IMPULSE and the perspective of its final end user

by Diana Silvestru – Agency for European Integration and Economic Development

The end user represents a person for whom a hardware or software product is designed. In IMPULSE, potential final end users become an active part of the development of the innovative eID solution.

The range of stakeholder in IMPULSE

IMPULSE focuses on combining two of the most promising technologies available today: Artificial Intelligence and Blockchain networks. We are creating an eID platform that will allow individual citizens or legal representatives of companies to use the camera of their mobile device as a mechanism for identification and authentication to access online public services.

IMPULSE explores the use of these disruptive technologies in a co-creative user-centred approach. The project is directly involving internal project participants, semi-internal representatives of the communities of our six case studies[i] or from other fellow projects as well as external stakeholders to the projects such as policy-makers all over Europe, different selected Digital Innovation Hubs (DIHs), entrepreneurs or gov-tech representatives and, last but not least, citizens as testers or final end users.

Test environment with stakeholders of the project IMPULSE.

Final end users in IMPULSE

In August 2022 we have just started with the pilot phase. This means we are ready to take the first prototype of the IMPULSE solution out into the world for initial testing. The testing phase is conducted in the framework of our local case studies with various stakeholders and potential end users. Our main goal is to create the foundation for an eID solution that suits the requirements of the final end user the most. IMPULSE refers to the end user in terms of the field of information technology. So the end user represents a person for whom a hardware or software product is designed:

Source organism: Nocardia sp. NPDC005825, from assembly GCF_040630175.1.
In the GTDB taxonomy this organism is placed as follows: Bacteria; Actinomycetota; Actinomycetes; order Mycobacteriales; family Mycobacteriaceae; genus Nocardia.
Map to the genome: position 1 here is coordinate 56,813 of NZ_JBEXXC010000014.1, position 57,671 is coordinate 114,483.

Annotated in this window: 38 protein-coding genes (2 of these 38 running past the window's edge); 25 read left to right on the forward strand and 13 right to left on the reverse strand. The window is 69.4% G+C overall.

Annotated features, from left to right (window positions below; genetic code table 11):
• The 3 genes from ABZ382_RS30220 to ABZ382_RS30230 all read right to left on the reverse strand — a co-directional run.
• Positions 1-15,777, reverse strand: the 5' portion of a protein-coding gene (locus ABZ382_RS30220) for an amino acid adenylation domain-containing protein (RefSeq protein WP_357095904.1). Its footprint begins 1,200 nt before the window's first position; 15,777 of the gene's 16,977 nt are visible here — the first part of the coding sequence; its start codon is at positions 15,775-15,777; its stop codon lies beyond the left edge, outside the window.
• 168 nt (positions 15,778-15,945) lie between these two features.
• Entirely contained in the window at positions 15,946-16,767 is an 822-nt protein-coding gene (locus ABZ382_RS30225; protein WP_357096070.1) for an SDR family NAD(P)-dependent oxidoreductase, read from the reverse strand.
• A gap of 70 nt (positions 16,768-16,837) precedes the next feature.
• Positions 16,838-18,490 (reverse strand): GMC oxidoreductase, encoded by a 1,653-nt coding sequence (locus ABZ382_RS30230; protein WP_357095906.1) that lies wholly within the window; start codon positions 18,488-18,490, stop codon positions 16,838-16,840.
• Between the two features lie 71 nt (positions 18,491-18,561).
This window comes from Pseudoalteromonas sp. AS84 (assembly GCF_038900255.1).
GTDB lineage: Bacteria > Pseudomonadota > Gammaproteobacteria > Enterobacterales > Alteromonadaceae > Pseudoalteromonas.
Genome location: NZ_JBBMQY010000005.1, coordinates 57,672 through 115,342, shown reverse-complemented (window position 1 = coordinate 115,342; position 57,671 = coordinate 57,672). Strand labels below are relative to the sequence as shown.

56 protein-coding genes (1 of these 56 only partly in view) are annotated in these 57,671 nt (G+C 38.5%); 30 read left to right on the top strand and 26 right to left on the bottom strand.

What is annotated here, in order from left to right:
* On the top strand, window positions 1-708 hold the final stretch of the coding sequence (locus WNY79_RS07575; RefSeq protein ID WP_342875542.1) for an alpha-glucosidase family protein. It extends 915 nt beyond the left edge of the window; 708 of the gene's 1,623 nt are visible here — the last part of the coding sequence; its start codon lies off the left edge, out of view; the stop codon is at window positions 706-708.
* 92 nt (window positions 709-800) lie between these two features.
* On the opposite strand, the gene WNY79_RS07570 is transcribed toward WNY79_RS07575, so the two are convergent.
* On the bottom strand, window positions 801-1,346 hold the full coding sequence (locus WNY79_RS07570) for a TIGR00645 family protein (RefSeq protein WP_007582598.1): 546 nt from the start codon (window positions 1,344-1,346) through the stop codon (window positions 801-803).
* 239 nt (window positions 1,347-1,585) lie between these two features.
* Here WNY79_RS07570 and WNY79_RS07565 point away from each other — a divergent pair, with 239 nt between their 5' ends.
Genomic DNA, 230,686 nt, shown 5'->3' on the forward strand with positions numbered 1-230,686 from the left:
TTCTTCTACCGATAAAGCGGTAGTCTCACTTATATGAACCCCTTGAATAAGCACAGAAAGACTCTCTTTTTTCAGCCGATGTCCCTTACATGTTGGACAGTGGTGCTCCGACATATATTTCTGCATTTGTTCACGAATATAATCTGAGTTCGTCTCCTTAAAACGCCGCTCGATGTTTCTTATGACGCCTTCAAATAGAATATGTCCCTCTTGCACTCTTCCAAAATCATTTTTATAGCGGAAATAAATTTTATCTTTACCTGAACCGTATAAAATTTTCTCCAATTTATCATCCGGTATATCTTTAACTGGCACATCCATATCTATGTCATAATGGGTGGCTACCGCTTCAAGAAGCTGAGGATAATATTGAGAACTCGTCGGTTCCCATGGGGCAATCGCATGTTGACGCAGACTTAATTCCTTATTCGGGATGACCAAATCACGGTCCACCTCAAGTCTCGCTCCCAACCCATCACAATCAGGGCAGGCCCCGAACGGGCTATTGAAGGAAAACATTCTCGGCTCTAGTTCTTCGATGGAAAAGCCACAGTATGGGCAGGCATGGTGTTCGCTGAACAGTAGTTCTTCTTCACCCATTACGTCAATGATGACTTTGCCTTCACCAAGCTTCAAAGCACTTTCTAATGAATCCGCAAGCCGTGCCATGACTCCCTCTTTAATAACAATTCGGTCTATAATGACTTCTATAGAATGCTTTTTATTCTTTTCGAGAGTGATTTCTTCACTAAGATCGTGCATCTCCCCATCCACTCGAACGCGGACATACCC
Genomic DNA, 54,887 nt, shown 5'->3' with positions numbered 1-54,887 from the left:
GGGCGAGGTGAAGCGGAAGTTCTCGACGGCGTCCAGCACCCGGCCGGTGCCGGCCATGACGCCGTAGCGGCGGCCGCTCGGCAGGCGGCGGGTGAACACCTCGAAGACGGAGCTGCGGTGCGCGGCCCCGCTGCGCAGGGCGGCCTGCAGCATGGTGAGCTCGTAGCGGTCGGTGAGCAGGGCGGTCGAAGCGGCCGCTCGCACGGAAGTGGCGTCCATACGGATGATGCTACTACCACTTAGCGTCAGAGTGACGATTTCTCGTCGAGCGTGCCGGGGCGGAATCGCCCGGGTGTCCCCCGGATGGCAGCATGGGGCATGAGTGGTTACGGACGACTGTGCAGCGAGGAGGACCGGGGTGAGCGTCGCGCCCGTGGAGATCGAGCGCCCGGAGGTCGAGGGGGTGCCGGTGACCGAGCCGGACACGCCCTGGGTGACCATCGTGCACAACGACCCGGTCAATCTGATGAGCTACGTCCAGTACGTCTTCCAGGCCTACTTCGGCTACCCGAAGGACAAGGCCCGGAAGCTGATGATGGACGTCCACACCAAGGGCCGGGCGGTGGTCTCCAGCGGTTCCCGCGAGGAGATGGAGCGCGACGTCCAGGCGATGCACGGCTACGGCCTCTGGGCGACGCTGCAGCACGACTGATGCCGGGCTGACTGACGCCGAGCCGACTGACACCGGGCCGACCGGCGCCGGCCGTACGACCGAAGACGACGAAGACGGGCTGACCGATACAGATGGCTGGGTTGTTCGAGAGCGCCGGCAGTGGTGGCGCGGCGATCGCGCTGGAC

“We [the IMPULSE team] are referring to the ultimate consumer understood more broadly, in a more abstract way, for whom the final solution is designed and who may not be aware of the entire process extract from the project. In the sense of this evaluation, the final end users are equal to the general public.” [2] 

Final end users of IMPULSE could be citizens or legal representatives of companies, who would like to access online public services using the Single Sign-On (SSO) solution created by the project. Following the demand-driven approach of IMPULSE, the final end user stands at the end of the development chain of our product. Although, involving end user tester some potential final end users become an active part of the development of the eID solution.

Information gap and coping strategies in IMPULSE

Studies in the field of technology development and awareness raising highlight an essential information gap related both to properties and features of new technologies and security issues between core developers, pool managers and final end users [1].

For IMPULSE, the question increasingly arises as to what end users want, expect and need when it comes to new self-sovereign identity (SSI) schemes [3], innovative eID solution or the online self. One of the major challenges of projects aiming at enhancing digitisation of the public sector as well as to raise awareness in relation to this topic represents the fact that users are not aware about how vulnerable they are. Some of the reasons are they use services and apps without reading their agreements or contracts in most cases [6] and, in general, do not have enough time to clearly comprehend these issues. Concepts such as the trust triangle, proof requests, data sovereignty as well as verified credentials are completely new to the user. Given their importance to understand SSI and its consequences, these points require special attention when onboarding new users [4].

IMPULSE tries to bridge these tendencies by creating a test environment through piloting workshops, round tables with policy makers, social media postings. Through these communication methods future potential end users of eID solutions in public administration systems may establish an early connection to the creation of such digital identity management solutions. When introducing a new kind of identity management to the general public, it is necessary to involve and convince both the civil society and the decision makers of the benefits of the technology [4]. In a nutshell, the whole ecosystem.